And now the Zon is plotting to further undercut publishers and authors by allowing 'used' sales of their e-books?

I can't think of a better way to devastate an industry. If the product page for my books shows a new Kindle version at $1.99 and a used Kindle version, which is the same bloody thing, at 99 cents (or whatever, always less than the price of 'new'), is there any way such a listing will NOT choke my sales?

Even if I get a small cut -- and I have no idea if that will happen, or how -- I and my publisher just lost all control over how much our books will cost. And since the publisher set that price for a reason, it's going to hurt us.

I hope I'm wrong about all this. Maybe recent events have left me jumpy. That could well be the case.

But even if Amazon does start offering 'used' e-books, I won't ever buy one. 

(Image at top: Everett Collection Inc. | - image52027862#res5678350)

Sunday, February 28, 2016

Sad News, Bad News, and Good News

By now, you've probably read half a dozen blogs concerning the announcement that Samhain Publishing is embarked on a six-month journey toward closing their business.

If you haven't, well, now you have. This affects me because my Markhat books found their home at Samhain in 2007, when they bought Dead Man's Rain.

Since then, I've published nine Markhat titles there.  

Before I go any further, I'm going to make one thing plain. Samhain has always been a wonderful publisher. They did everything right, and with a lot of class. My covers were works of art. My editing was always challenging but professional. They made every book better than the book I first submitted, and they worked hard to get them in the hands of readers.

Things are no different now in the way Samhain is doing business. They're still unfailingly professional. Still working hard to do right, as my grandmother always said, by their authors and staff.

So while I'm sad, there's no anger here. Quite the contrary.

Many other publishers have decided to shut down by simply disconnecting the phones and changing the locks. Emails go unanswered. If they comment at all, it's just a generic smattering of legal boilerplate designed to obfuscate and deflect. Or worse, to give them time to finish packing before that flight to Aruba takes off.

Samhain is doing none of that. They are still in business. 

They are still selling ebooks.

They will continue to sell them while the orderly shutdown continues. Authors will still get royalties, just as we always have, right up until the day sales cease.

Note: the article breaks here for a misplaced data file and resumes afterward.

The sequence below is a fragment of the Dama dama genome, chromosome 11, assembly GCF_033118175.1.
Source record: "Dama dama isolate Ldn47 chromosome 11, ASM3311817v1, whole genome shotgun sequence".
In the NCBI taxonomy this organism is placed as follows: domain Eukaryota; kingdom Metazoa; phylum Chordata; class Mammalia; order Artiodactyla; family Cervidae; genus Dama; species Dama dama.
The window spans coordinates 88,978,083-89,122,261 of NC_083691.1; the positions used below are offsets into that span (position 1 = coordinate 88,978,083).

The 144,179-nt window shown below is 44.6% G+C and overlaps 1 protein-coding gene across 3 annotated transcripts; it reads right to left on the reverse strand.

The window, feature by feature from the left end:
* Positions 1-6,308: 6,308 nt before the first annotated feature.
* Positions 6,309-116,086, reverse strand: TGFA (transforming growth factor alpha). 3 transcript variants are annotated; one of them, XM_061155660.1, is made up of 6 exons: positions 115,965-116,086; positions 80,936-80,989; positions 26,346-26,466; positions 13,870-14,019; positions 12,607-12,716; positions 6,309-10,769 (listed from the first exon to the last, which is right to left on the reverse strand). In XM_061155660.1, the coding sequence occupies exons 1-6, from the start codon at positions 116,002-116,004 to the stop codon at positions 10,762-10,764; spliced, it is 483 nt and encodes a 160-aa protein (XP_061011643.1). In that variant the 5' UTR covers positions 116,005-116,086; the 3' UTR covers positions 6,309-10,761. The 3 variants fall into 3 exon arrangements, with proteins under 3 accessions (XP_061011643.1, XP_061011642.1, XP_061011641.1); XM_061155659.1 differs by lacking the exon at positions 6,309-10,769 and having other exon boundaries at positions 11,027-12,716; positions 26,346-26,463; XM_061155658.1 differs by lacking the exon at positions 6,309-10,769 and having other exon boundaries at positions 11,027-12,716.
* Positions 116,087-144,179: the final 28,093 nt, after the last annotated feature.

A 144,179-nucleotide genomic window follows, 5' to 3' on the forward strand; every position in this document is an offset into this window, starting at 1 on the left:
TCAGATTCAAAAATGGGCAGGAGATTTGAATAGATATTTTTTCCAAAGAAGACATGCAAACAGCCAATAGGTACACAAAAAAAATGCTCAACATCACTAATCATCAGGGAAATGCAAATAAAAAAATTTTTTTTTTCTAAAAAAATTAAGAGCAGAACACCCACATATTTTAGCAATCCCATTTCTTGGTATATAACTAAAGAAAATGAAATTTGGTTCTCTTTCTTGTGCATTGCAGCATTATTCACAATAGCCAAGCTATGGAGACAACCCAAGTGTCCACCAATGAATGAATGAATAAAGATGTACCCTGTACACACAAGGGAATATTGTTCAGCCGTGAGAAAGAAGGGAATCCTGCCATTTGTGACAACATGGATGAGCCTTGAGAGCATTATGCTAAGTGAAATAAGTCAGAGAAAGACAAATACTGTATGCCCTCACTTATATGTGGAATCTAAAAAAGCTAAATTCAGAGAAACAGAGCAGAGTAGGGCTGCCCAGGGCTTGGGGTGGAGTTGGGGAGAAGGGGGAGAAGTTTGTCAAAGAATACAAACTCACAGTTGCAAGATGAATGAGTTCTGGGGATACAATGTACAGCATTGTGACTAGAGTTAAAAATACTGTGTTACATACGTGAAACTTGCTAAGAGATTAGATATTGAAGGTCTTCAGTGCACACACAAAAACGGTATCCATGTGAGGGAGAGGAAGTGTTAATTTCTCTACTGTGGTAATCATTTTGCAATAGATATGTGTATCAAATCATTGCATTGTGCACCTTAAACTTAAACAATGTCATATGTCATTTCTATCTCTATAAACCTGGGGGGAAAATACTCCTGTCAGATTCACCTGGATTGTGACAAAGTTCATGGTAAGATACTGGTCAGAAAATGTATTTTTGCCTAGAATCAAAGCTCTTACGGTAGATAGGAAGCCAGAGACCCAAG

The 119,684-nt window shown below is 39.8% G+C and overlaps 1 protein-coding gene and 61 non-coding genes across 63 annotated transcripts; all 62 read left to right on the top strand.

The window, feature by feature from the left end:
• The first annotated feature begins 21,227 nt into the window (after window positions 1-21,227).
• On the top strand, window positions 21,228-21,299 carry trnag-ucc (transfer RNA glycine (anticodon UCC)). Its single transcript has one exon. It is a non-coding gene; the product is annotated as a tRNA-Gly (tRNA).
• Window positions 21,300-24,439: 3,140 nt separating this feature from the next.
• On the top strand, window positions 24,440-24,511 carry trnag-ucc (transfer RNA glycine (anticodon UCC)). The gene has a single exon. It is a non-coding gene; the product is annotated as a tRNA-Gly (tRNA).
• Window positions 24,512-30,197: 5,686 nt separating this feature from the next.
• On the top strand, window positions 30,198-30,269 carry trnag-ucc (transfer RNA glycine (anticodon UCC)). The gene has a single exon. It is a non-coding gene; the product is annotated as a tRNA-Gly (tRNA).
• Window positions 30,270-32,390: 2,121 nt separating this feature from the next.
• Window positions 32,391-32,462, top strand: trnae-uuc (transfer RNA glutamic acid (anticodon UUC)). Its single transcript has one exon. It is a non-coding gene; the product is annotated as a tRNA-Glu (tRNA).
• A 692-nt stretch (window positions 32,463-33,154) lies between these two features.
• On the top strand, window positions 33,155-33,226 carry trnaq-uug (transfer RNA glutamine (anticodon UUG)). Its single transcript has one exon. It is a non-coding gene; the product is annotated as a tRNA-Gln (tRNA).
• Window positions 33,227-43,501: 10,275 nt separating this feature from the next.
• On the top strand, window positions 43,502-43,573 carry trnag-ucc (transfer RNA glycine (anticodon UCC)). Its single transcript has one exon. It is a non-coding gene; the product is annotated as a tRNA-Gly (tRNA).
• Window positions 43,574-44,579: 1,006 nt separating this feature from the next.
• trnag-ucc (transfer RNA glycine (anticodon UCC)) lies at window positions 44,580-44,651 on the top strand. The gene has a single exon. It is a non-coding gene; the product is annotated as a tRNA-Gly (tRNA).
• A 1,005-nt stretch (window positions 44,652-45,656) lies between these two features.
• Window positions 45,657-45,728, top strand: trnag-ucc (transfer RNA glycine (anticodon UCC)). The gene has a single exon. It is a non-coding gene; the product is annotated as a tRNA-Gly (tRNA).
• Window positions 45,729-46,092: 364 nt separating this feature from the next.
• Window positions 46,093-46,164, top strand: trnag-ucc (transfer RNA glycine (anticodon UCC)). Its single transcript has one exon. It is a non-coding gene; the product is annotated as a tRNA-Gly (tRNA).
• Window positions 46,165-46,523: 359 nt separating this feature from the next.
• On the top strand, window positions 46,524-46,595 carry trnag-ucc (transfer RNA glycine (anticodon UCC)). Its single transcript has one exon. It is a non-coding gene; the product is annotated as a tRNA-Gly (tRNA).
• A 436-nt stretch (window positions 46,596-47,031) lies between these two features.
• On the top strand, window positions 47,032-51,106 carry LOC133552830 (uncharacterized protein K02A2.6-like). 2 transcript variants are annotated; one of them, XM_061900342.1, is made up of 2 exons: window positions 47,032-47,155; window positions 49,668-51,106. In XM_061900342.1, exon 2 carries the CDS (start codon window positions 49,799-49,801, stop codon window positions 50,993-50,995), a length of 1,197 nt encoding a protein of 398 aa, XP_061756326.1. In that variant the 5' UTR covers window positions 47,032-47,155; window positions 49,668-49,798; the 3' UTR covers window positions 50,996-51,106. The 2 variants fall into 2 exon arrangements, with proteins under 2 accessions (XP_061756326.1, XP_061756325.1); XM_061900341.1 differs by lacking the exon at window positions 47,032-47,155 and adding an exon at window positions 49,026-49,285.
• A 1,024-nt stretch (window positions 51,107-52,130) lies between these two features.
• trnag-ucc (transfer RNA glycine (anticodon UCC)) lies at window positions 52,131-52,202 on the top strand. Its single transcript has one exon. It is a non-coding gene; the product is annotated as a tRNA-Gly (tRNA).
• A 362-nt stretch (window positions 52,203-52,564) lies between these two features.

And that's the very definition of class. 

I've been asked a few times 'What happened? Why did sales slump so low?'

I don't know. I just write books. What makes them sell, what makes sales falter, what drives the engines of profit and loss? I have a better grasp of quantum thermo-electrodynamics than I do the bookselling industry, and I'm pretty sure I just made up the term 'quantum thermo-electrodynamics.' 

I do know that Samhain marketed my books. They got them to booksellers, both electronic and print, in markets that spanned the world. 

So was the fault with me? The ebook sellers? Was there some preternatural configuration of planets and sunspots that caused sales to sputter? Did I cut off an old Gypsy woman in traffic on I-55 in 1997, and this is the result of her muttered curse?

You tell me. 

Being a publisher takes courage. I do know that. You can find and polish and offer books that are treasures, marvels of the written word, only to have them languish while Snooki's latest reality-show tell-all flies off the shelves. 

It's risky, being courageous. You're taking a chance, hitching your fate to a work of art that you believe in.

Sometimes the price you pay  for courage is temporary failure. A passing defeat. Loss of a battle during a long-fought war.

I know the folks at Samhain are hurting now. For any of you reading this, please take heart.

Writing books, selling them, editing them, running the business. It's all, to borrow a phrase Markhat would probably use, a long game. 

There will be setbacks. Disasters. Heartbreak. 

I spent most of Friday night, right after the news broke, in a hastily-born chat room filled with Samhain staffers and Samhain authors.

Everyone was shocked. Bewildered. Confused. Wholly and utterly dumbfounded, as to what to do next. 

Well, not entirely dumbfounded about what to do next. We are, after all, writers and editors. So, 'get drunk' is our collective go-to solution for Life's cruel arsenal of heartbreak.